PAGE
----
Conditions That May Accompany Back Pain

by Eileen Bailey Health Writer

Over 80 percent of people in the United States will experience back pain at some time in their lives, according to Harvard Medicine. Back pain is hard enough to manage on its own, but another problem is that it's often accompanied by other health conditions. Some of these conditions are triggered by the patient's back pain, and in some cases, these health conditions could actually be contributing to his or her pain.

Woman before weight loss surgery with nurse and family member.


The spine is designed to carry the body's weight and distribute it evenly when the body is at rest. Obesity is a risk factor for back pain. Men with increased body mass index (BMI) and waist-hip ratios are more likely to have back pain and potentially be disabled from the back pain, according to a study completed in 2016. Carrying extra weight forces the spine to take on this extra weight, and this may cause damage and pain.

X-ray of spine with scoliosis.


Scoliosis is diagnosed when curvature of the spine is 10 degrees or more, according to John Hopkins Medicine. Some people are born with scoliosis, while others develop scoliosis as adults. Children who have scoliosis do not typically experience back pain, while adults who have this condition often have back pain as their chief complaint.

Skeletal system torso


Osteoarthritis often affects the spine, according to the Arthritis Foundation. In the cervical or lumbar spine, it can cause pain in the neck or low back, respectively. Osteophytes, a type of bony "spur," can also form along the arthritic spine and irritate spinal nerves. This can lead to numbness, severe pain and tingling of the affected parts of the body.

Bood about Paget's disease.

Paget’s disease

In Paget’s disease, calcium in the bone spreads unevenly and although there are often no symptoms, some people experience back pain, according to the University of Maryland Medical Center. It is usually discovered why an X-ray or bone scan is done for another reason.

X-ray of vertebrae.

Ankylosing spondylitis

Ankylosing spondylitis is a progressive arthritis that causes chronic inflammation of the spine, according to the University of Maryland Medical Center. It causes stiffness, aching, and pain around the spine and pelvis. It is more common in males than in females and most people will develop the condition between the ages of 17 and 35.

Herniated disc illustration of a human spine.

Herniated disc

Herniated or ruptured discs can occur when the discs in between the vertebrae are compressed and bulge outward or rupture, according to the National Institute of Neurological Disorders and Stroke. When the herniated disc is not pressing on a nerve, you may experience mild or no pain. When it is pressing against a nerve, you may have pain, numbness, or weakness, according to the American Association of Neurological Surgeons.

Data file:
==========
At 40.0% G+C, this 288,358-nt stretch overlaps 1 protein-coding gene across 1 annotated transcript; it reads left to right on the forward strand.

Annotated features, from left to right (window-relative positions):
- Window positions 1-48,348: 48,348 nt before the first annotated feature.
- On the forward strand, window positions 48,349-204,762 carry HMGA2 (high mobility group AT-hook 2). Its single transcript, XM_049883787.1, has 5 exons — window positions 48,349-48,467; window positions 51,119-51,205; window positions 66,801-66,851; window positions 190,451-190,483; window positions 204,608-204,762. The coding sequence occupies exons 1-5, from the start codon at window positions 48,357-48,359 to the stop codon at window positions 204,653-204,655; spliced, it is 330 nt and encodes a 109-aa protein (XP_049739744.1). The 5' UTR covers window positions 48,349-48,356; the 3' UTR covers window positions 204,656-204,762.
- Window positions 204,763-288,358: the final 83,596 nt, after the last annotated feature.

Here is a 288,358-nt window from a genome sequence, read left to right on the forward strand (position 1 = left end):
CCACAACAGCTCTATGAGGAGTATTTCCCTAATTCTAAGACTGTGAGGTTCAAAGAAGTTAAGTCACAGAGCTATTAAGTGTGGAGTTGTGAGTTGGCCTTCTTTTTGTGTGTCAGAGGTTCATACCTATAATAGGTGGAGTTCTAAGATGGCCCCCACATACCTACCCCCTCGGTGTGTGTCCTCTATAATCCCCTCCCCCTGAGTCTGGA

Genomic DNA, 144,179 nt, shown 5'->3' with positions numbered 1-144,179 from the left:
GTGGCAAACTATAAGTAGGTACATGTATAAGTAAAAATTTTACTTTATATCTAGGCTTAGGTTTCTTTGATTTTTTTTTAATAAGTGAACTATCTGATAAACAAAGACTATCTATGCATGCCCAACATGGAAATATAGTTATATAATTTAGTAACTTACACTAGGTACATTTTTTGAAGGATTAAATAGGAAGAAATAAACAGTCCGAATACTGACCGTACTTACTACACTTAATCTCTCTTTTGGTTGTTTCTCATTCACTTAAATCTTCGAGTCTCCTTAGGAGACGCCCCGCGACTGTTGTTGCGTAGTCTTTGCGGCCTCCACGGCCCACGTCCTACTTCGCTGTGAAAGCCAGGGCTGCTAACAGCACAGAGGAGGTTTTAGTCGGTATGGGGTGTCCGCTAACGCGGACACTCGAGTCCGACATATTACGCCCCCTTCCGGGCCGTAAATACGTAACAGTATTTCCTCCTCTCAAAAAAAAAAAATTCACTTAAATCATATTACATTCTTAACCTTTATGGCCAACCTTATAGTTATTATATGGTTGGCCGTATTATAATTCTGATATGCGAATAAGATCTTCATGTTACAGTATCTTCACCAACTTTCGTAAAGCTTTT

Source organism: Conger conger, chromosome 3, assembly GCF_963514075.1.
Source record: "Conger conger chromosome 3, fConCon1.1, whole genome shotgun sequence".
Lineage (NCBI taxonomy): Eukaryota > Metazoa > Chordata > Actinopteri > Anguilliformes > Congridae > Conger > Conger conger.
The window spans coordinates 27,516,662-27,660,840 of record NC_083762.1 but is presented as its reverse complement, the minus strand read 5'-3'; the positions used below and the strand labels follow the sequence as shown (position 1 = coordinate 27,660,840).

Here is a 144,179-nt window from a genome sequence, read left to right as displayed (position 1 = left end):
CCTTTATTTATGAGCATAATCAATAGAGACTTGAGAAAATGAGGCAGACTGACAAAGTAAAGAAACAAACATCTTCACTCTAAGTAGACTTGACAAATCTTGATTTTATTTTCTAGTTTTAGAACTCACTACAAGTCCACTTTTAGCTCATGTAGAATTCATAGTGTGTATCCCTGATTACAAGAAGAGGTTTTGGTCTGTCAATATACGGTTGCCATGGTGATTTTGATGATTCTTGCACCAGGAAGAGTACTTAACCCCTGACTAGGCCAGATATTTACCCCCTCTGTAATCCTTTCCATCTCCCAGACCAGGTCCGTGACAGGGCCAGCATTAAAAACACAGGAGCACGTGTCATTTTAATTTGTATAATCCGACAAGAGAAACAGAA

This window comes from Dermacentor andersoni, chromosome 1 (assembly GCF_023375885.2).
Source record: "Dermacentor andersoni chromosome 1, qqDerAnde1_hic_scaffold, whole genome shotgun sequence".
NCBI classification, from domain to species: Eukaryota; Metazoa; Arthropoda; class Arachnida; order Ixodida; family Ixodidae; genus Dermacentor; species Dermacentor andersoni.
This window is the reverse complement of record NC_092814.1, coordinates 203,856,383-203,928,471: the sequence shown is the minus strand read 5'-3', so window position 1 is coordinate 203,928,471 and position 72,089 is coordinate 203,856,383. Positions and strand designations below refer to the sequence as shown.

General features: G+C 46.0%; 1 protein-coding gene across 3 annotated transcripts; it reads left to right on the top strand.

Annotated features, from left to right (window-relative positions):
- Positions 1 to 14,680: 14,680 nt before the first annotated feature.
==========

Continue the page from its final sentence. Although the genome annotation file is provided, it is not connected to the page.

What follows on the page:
Senior man with bone loss talking to doctor about x-rays.


Osteoporosis is the thinning of bone tissue and loss of bone density over time. Compression fractures in the back are the most common type of fracture due to osteoporosis and occur in almost 700,000 people per year, according to the American Academy of Orthopaedic Surgeons. This fracture may cause pain and disability for women over 50.

Stressed senior woman at home.


People with chronic back pain are more likely to have depression, according to a study completed in 2016. In this review of previous studies, researchers found that people who had both chronic back pain and depression had worse outcomes. Another study, completed in Japan, found that depression among people with back pain had lower productivity and used the healthcare system more often than people with back pain without depression.

Man with sciatica sitting up on bed.


The pain from sciatica usually begins in your lower back or hip and then radiates down your thigh and into your leg, according to the American Academy of Orthopaedic Surgeons. It most often occurs between the ages of 30 and 50 and the majority of people usually get better over time without surgery. Cortisone shots can temporarily relieve the pain and allow you to get back to your daily activities. Physical therapy and stretching exercises may help prevent it from reoccurring.

Eileen Bailey
Meet Our Writer
Eileen Bailey

Eileen Bailey is an award-winning author of six books on health and parenting topics and freelance writer specializing in health topics including ADHD, Anxiety, Sexual Health, Skin Care, Psoriasis and Skin Cancer. Her wish is to provide readers with relevant and practical information on health conditions to help them make informed decisions regarding their health care.